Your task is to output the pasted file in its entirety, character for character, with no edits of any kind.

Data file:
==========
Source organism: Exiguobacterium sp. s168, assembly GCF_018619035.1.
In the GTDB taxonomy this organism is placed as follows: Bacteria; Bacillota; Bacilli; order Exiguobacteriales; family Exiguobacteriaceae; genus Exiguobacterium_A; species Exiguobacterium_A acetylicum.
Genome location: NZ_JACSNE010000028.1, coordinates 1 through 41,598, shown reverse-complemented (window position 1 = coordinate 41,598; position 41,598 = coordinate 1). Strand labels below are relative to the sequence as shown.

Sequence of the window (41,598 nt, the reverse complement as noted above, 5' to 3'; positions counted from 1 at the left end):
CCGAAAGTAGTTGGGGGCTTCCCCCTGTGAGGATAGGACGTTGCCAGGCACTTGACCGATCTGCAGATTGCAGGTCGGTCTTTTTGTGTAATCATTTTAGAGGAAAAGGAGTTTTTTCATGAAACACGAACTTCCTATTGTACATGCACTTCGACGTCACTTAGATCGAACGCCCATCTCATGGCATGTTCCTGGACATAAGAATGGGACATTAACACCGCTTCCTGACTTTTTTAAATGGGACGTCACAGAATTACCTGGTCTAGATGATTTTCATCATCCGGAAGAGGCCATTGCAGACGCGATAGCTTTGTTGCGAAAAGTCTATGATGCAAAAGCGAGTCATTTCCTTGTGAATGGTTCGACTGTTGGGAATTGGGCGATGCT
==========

Source organism: Exiguobacterium sp. s168, assembly GCF_018619035.1.
In the GTDB taxonomy this organism is placed as follows: Bacteria; Bacillota; Bacilli; order Exiguobacteriales; family Exiguobacteriaceae; genus Exiguobacterium_A; species Exiguobacterium_A acetylicum.
Genome location: NZ_JACSNE010000028.1, coordinates 1 through 41,598, shown reverse-complemented (window position 1 = coordinate 41,598; position 41,598 = coordinate 1). Strand labels below are relative to the sequence as shown.

Sequence of the window (41,598 nt, the reverse complement as noted above, 5' to 3'; positions counted from 1 at the left end):
CCGAAAGTAGTTGGGGGCTTCCCCCTGTGAGGATAGGACGTTGCCAGGCACTTGACCGATCTGCAGATTGCAGGTCGGTCTTTTTGTGTAATCATTTTAGAGGAAAAGGAGTTTTTTCATGAAACACGAACTTCCTATTGTACATGCACTTCGACGTCACTTAGATCGAACGCCCATCTCATGGCATGTTCCTGGACATAAGAATGGGACATTAACACCGCTTCCTGACTTTTTTAAATGGGACGTCACAGAATTACCTGGTCTAGATGATTTTCATCATCCGGAAGAGGCCATTGCAGACGCGATAGCTTTGTTGCGAAAAGTCTATGATGCAAAAGCGAGTCATTTCCTTGTGAATGGTTCGACTGTTGGGAATTGGGCGATGCT